A Talk on the Wild Side.
By Jane Hendron, Public Affairs Specialist, Carlsbad Fish and Wildlife Office
Sherri Sullivan, Head of Wildlife Management Section for Marine Corps Base Camp Pendleton's Environmental Security Department, and Frank Winters, intern with Carlsbad Fish and Wildlife Office, discuss endangered Pacific pocket mouse research and recovery efforts. Photo by USFWS
There are numerous military installations within the 55,000 square miles encompass the Fish and Wildlife Service’s Carlsbad Office’s area of responsibility, including Marine Corps Base, Camp Pendleton; Naval Amphibious Base, Coronado; Marine Corps Air Ground Combat Center, Twentynine Palms; and U.S. Army National Training Center, Fort Irwin. The heavy concentration of military installations also means thousands of veterans living in local communities. “Partnering with the San Diego County Veterans Affairs’ Regional Office (VA) to provide transitioning veterans with career development opportunities was a natural fit for us,” says Scott Sobiech, Deputy Field Supervisor at the Carlsbad Office.
Since 2011, the Carlsbad Office has welcomed seven returning veterans with internships – one through the VA’s Coming Home to Work Program and the remaining six through its Vocational Rehabilitation & Employment (VR&E) Program.
The VR&E Program offers internships of up to 12 months in compatible positions with federal, state and local government agencies. Veterans are paid a monthly stipend by the VA while gaining practical job experience and identifying potential employment opportunities.
Intern Joshua Ray (top right), along with staff from Carlsbad Fish and Wildlife Office, San Diego National Wildlife Refuge Complex and San Diego Zoo Global, released endangered Quino checkerspot butterfly lavae onto a portion of the San Diego Refuge to further recovery of the species. Photo by USFWS
“To carry the mission of conservation forward in the coming decades, we need to remain relevant,” says Mendel Stewart, field supervisor for the Carlsbad Office. “America’s diversity is unique, and we want to reflect that in our workforce. Having different experiences and viewpoints can help improve how we achieve our mission.”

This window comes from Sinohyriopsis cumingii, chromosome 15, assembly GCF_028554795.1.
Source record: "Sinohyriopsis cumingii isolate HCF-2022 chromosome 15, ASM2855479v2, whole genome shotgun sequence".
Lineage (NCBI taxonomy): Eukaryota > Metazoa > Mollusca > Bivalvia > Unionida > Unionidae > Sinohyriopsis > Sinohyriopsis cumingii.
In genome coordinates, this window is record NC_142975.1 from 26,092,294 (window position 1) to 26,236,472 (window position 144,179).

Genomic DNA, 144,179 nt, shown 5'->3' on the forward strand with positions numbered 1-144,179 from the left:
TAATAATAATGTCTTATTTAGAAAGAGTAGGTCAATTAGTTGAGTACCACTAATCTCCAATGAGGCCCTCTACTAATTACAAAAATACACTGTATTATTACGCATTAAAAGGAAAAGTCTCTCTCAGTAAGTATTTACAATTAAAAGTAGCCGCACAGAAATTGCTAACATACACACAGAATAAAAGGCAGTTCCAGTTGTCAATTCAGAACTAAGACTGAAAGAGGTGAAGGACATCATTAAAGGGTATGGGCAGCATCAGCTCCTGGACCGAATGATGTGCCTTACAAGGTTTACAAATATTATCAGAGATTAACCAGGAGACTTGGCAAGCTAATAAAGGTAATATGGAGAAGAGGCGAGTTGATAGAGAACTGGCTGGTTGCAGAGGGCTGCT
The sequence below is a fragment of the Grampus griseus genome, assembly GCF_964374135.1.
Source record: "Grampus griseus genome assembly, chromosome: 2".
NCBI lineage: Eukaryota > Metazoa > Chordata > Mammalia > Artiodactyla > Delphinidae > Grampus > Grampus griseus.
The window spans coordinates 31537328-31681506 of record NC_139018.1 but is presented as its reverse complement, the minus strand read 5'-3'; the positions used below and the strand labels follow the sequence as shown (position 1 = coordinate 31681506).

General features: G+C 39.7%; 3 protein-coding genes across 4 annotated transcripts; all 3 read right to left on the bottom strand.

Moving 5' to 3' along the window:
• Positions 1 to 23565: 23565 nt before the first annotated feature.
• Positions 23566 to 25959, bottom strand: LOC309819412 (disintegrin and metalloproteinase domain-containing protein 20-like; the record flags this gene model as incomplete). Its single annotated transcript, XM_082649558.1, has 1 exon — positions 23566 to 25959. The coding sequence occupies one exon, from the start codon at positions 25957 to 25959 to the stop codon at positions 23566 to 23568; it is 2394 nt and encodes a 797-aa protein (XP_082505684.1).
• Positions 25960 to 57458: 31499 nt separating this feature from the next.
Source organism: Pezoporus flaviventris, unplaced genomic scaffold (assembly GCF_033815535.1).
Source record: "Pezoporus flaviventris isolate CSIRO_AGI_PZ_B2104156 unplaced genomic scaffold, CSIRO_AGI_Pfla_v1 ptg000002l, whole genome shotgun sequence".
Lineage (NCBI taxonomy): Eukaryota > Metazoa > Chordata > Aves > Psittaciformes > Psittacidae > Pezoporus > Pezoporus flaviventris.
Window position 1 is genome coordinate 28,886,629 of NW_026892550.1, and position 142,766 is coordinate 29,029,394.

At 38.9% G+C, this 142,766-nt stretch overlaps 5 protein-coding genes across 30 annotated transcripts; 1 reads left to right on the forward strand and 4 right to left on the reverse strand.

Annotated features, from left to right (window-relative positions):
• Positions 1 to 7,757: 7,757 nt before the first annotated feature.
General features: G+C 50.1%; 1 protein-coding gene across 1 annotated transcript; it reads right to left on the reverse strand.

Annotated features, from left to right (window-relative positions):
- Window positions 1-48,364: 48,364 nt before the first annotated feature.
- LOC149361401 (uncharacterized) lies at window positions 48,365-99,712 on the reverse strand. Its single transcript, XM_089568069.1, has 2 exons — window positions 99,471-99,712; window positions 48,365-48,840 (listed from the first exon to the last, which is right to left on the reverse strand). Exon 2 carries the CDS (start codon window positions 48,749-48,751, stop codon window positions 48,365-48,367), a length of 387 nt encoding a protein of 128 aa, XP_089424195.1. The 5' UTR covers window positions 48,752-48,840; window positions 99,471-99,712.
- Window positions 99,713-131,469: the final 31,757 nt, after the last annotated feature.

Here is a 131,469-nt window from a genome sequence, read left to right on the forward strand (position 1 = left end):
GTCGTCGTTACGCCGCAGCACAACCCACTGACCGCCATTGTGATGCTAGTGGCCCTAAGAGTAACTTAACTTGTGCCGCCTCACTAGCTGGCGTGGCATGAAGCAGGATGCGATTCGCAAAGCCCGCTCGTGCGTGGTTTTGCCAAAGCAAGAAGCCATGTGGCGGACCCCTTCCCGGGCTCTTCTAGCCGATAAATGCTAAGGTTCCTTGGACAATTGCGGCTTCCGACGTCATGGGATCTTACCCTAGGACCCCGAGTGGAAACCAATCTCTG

The veterans at the Carlsbad Office came with diverse backgrounds and skills – interns have assisted the Public Affairs Division, worked on Environmental Contaminants projects, provided important administrative assistance and participated in wildlife-related field work.
Frank Winter on active duty with the US Army.
Frank Winter, a veteran of the U.S. Army, completed his degree in Environmental Studies at Hawaii Pacific University and interned at both the Carlsbad and Palm Springs Offices accompanying biologists on site visits as part of federal agency consultations, conducting surveys for endangered Laguna Mountains skipper butterflies, helping to process recovery permits and providing administrative support to the office. “For me, getting an inside look at the work environment, the culture, and resolving problems in real time helped me understand how everyone contributes to the mission,” said Winter. “My experience with the Service gave me an idea of where my real passion lies and what I want for myself in a career.”
|Intern Joshua Ray on active duty with the USMC.|
Winter was able to successfully parlay his internship to a term position with the U.S. Geological Society. Working out of the USGS’s office in San Diego, Winter is now part of five-member team devoted to developing a regional management and monitoring program for wildlife and plants.
Of the seven veterans who have interned at the Carlsbad Office, three have full-time employment with Interior bureaus. Two of the other interns now work full time for other federal agencies and one is returning to college, but will continue volunteering for the Carlsbad Office’s Environmental Contaminants program.
”The VA San Diego Regional Office’s VR&E Office is proud of the accomplishments our VR&E Officers do on a daily basis in direct support of our transition service members and veterans, says Pat Prieb, Director of the San Diego VA Regional Office. “The transition from military to civilian life is a difficult evolution, but with dedicated collaboration and support from other Departments makes this navigation that much easier on behalf of service members and veterans.”
“Many veterans may feel lost when they leave the military and may not feel appreciated in the civilian world,” says Winter. “Internships can lead to the next door and give everyone a chance to learn from each other. I hope more people are able to utilize these kinds of opportunities.”
“It takes a bit of effort to establish new connections with potential employment candidates,” says Stewart. “But the rewards are well worth it. We have definitely benefitted from having new and different skillsets and viewpoints as we work to fulfill our conservation mission.”
As in nature, the most diverse ecosystems are the most resilient, the same holds true for our workforce.